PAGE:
Positional Breakdown Preview – Outfielders
As fantasy baseball draft season is now going full bore, let’s go position by position and analyze some of the players we expect to exceed or underperform compared to their draft slots. Rather than writing up one sleepers & busts article, we’re going to give you some sleepers and potential busts at every position. Here's a full look at our outfield rankings for 2012.
Outfielders To Watch
Much like Jim did with the relievers (and I suspect he'll do for the starters), we're looking at a position that's much deeper than the infield spots. A standard twelve team league is generally going to see more than fifty outfielders drafted, so we're not going to look at everyone. We'll take a look at the elite four or five before looking at some guys who could be pleasant surprises.
The Elite: Matt Kemp, Ryan Braun, Jacoby Ellsbury, Jose Bautista, Justin Upton, Carlos Gonzalez
Basically, we're looking at any outfielder that should be drafted in the first two rounds as an elite option. Each of the players above is well-rounded in terms of power and speed except for maybe Bautista (though his 9 SB last year say otherwise).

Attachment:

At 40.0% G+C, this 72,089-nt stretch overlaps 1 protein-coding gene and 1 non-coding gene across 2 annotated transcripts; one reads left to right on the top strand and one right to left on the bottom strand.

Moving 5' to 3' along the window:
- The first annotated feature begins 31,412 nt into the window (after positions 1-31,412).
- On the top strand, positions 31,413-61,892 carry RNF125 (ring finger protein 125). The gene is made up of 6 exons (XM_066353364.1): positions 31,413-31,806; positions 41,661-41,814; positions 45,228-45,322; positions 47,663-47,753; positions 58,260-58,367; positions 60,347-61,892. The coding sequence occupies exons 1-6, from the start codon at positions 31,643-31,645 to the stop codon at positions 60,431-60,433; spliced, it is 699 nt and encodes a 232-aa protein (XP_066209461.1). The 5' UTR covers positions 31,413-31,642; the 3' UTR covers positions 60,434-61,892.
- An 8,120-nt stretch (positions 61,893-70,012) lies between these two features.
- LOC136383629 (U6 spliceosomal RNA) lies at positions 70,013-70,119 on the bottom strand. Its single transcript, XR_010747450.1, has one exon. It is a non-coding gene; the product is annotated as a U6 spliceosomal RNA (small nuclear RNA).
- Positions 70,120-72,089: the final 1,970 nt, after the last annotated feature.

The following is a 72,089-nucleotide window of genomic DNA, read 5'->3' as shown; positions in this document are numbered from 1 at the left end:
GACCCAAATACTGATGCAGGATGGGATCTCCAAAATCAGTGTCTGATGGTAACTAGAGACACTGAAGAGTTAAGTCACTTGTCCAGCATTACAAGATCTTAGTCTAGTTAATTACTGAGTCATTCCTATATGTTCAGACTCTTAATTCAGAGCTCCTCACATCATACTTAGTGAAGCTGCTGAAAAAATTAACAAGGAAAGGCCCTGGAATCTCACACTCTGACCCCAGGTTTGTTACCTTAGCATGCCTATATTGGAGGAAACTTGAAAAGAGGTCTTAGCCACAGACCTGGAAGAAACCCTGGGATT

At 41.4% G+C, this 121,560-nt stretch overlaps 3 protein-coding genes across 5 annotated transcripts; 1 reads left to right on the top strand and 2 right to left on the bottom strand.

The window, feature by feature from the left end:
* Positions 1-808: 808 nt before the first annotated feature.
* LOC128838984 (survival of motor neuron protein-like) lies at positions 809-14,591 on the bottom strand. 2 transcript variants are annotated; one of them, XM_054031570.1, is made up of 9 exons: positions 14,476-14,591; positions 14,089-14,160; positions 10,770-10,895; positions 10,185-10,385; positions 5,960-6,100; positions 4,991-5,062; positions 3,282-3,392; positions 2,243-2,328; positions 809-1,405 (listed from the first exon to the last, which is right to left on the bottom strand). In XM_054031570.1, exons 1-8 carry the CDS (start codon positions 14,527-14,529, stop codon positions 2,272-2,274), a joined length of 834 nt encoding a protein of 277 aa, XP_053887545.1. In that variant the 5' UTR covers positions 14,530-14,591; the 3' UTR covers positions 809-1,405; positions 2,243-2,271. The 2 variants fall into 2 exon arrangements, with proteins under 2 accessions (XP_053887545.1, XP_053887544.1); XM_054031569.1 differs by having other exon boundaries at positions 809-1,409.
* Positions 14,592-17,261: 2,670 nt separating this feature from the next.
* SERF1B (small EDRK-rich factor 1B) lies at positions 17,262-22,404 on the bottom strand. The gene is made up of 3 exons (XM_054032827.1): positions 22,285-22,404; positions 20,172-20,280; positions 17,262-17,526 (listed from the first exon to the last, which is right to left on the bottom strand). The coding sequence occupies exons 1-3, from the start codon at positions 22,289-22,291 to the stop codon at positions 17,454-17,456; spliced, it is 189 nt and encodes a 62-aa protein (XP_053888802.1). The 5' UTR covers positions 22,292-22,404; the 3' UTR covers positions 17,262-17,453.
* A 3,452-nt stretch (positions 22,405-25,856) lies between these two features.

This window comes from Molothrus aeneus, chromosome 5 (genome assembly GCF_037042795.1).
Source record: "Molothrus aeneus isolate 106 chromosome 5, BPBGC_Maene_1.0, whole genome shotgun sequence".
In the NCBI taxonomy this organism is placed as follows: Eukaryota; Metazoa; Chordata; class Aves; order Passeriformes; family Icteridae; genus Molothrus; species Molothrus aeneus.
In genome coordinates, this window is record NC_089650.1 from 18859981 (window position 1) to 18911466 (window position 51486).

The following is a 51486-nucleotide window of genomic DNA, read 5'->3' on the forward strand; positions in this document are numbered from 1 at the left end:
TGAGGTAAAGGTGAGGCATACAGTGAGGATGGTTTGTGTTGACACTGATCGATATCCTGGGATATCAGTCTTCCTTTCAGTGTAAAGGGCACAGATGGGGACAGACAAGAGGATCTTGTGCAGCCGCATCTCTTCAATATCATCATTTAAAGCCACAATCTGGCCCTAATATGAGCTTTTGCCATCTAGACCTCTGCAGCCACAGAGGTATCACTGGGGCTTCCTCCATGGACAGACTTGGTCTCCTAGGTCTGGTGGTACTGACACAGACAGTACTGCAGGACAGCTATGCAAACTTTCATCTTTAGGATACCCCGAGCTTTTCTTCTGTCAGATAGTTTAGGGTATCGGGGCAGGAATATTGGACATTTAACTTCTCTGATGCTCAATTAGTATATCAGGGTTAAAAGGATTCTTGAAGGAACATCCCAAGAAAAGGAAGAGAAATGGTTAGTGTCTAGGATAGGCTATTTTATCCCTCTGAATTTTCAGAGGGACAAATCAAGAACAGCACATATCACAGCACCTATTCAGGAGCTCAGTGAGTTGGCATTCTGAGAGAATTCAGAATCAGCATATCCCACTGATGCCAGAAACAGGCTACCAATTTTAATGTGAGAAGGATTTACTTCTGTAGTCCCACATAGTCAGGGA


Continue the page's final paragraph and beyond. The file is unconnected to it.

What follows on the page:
- There's absolutely no way that Kemp repeats last season's performance. That's not a slight on his talent, though. Kemp hit .324/.399/.586 with 39 HR, 40 SB, 115 Runs, and 126 RBI last season. To expect anyone to repeat those numbers is asking a bit much. He's a safe top five pick who could go as high as first overall.
- There are some question marks surrounding Braun, who had the bizarro PED suspension scare in the offseason. He's also been battling a nagging groin injury this spring, though he's expected to be ready to go for the regular season. Like Kemp, he contributes across the board, and is coming off of a season that saw him hit .332/.397/.597 with 33 HR, 33 SB, 109 Runs, and 111 RBI. He's a true five category contributor who probably goes in the top five.